The vinta (locally known as lepa-lepa or sakayan) is a traditional boat found near the Philippine island of Mindanao. The boats are made by Sama-Bajau and Moros living in the Sulu Archipelago, Zamboanga peninsula, and southern Mindanao. It has a sail with assorted vertical colors that represents the colorful culture and history of the Muslim community. These boats are used for inter-island transport of people and goods. Zamboanga City is known for these vessels.
"Vinta" is also the name of a Moro dance that commemorates the migration of Filipinos into the archipelago. In the dance, dancers imitating the movements of the vinta (vessel) by balancing perilously on top of poles. PAREF schools in the Philippines have adopted the vinta as their symbol.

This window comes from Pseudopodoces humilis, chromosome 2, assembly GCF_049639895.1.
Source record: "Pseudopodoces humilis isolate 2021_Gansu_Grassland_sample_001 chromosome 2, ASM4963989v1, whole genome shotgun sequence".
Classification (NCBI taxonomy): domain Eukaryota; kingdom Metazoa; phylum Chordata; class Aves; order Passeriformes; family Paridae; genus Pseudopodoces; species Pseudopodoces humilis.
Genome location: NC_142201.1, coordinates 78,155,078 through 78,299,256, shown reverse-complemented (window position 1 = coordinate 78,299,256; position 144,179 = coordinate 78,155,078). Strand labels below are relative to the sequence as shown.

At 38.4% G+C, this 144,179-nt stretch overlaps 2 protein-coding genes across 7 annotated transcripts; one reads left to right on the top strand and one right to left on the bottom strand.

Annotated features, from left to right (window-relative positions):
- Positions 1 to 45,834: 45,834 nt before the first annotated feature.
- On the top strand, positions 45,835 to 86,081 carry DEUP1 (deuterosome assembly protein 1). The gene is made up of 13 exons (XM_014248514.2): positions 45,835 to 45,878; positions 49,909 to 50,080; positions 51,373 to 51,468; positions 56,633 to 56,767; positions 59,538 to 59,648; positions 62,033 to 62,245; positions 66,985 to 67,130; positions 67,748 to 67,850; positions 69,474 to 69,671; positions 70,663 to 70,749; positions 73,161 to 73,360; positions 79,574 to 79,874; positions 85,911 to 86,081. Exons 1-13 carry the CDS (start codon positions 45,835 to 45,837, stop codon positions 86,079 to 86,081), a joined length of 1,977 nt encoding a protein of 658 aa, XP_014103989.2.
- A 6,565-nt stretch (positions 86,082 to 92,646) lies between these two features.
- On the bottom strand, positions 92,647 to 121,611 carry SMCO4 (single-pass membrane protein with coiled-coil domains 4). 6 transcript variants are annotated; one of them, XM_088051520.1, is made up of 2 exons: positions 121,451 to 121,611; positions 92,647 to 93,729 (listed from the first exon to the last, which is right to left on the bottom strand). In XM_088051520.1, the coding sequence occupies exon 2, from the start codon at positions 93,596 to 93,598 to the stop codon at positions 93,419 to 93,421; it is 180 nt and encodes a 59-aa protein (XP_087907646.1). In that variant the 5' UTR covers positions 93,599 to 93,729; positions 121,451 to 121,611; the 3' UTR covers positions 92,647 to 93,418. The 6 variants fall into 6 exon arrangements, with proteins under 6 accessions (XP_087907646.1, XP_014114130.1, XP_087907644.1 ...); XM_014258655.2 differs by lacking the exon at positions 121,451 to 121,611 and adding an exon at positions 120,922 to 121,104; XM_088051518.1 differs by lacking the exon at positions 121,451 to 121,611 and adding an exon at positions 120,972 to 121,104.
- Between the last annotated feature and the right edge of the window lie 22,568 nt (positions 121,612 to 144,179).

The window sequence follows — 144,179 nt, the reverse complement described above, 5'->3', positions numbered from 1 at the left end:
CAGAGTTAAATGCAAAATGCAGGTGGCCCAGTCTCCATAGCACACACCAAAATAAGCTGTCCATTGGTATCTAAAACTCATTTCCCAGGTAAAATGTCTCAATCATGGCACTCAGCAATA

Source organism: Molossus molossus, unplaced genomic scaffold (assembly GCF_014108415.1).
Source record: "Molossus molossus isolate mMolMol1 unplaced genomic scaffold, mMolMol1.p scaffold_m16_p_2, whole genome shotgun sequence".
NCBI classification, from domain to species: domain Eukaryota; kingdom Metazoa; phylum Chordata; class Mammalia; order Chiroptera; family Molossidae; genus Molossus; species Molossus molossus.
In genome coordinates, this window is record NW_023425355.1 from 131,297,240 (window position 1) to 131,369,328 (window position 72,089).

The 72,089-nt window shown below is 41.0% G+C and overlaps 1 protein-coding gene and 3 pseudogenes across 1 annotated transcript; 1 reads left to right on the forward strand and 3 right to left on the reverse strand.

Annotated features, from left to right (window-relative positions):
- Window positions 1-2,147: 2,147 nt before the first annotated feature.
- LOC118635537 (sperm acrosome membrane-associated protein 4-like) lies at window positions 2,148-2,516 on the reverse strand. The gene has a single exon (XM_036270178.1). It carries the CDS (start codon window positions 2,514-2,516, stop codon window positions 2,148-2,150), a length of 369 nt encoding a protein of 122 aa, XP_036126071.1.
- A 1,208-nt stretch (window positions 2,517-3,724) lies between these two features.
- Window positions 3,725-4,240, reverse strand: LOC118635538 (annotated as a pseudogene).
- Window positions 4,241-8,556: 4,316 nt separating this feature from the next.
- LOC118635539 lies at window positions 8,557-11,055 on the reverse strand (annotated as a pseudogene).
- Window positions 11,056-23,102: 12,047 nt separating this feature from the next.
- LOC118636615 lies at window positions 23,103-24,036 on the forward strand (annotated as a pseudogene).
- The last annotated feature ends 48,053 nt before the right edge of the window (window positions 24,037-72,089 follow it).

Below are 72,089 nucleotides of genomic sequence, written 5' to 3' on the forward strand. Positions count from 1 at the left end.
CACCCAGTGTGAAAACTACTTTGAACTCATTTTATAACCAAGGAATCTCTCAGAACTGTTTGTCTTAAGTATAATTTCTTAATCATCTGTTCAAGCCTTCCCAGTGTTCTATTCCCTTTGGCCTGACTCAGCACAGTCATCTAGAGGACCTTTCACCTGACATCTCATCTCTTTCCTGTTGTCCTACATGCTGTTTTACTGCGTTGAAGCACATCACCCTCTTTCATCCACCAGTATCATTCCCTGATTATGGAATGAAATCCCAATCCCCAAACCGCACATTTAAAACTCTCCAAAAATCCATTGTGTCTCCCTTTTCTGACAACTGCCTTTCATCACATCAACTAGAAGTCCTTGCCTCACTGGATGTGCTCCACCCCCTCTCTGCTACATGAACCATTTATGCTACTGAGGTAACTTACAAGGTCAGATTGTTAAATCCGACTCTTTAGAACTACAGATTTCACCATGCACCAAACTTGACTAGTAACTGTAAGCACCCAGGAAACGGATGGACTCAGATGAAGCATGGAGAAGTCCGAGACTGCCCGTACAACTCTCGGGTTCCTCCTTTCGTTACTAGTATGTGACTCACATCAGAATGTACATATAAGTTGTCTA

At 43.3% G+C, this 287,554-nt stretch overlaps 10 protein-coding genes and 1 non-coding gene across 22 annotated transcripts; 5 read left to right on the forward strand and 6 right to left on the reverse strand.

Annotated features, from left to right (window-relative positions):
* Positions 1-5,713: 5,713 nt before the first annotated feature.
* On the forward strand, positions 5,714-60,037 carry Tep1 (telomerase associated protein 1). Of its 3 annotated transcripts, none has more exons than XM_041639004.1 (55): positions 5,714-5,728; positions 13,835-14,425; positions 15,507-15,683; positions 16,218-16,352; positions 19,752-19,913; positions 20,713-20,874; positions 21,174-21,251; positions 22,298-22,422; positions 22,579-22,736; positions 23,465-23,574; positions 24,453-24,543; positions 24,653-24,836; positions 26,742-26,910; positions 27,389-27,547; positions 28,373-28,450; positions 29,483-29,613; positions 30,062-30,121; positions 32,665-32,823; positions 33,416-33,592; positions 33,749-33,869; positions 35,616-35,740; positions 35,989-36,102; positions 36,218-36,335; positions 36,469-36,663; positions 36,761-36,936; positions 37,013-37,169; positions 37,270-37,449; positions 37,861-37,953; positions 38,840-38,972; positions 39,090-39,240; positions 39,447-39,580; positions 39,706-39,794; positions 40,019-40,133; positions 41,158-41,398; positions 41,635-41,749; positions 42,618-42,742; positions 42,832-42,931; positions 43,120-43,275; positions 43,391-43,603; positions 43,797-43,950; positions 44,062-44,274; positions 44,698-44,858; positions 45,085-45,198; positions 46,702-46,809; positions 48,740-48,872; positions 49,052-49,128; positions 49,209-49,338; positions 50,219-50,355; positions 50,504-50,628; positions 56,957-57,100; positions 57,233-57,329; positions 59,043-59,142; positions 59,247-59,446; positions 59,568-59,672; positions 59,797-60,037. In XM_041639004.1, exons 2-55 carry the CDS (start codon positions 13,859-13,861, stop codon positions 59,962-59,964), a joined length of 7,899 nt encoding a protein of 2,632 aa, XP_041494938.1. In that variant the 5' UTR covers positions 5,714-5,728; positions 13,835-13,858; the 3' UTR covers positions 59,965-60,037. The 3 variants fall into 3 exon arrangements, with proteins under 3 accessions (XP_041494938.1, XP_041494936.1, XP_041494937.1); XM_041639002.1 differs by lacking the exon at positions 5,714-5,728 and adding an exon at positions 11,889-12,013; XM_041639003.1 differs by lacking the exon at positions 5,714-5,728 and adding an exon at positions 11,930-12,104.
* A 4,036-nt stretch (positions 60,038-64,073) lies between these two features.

- Doran, Edwin, Jr., Texas A&M University (1972). "Wa, Vinta, and Trimaran". Journal of the Polynesian Society. Auckland, New Zealand: University of Auckland. 81 (2): 144–159. Retrieved January 2015. Check date values in:
- "Across the Indian Ocean, aboard prehistoric ships..."<templatestyles src="Module:Citation/CS1/styles.css"></templatestyles>
- "Navigation Instruments". Sundials Australia.<templatestyles src="Module:Citation/CS1/styles.css"></templatestyles>
- Vinta at Pacific Tall Ships
- Culture of Mindanao
- The Voyage for Love and Peace, from a dance company
- 1930s images of vinta:
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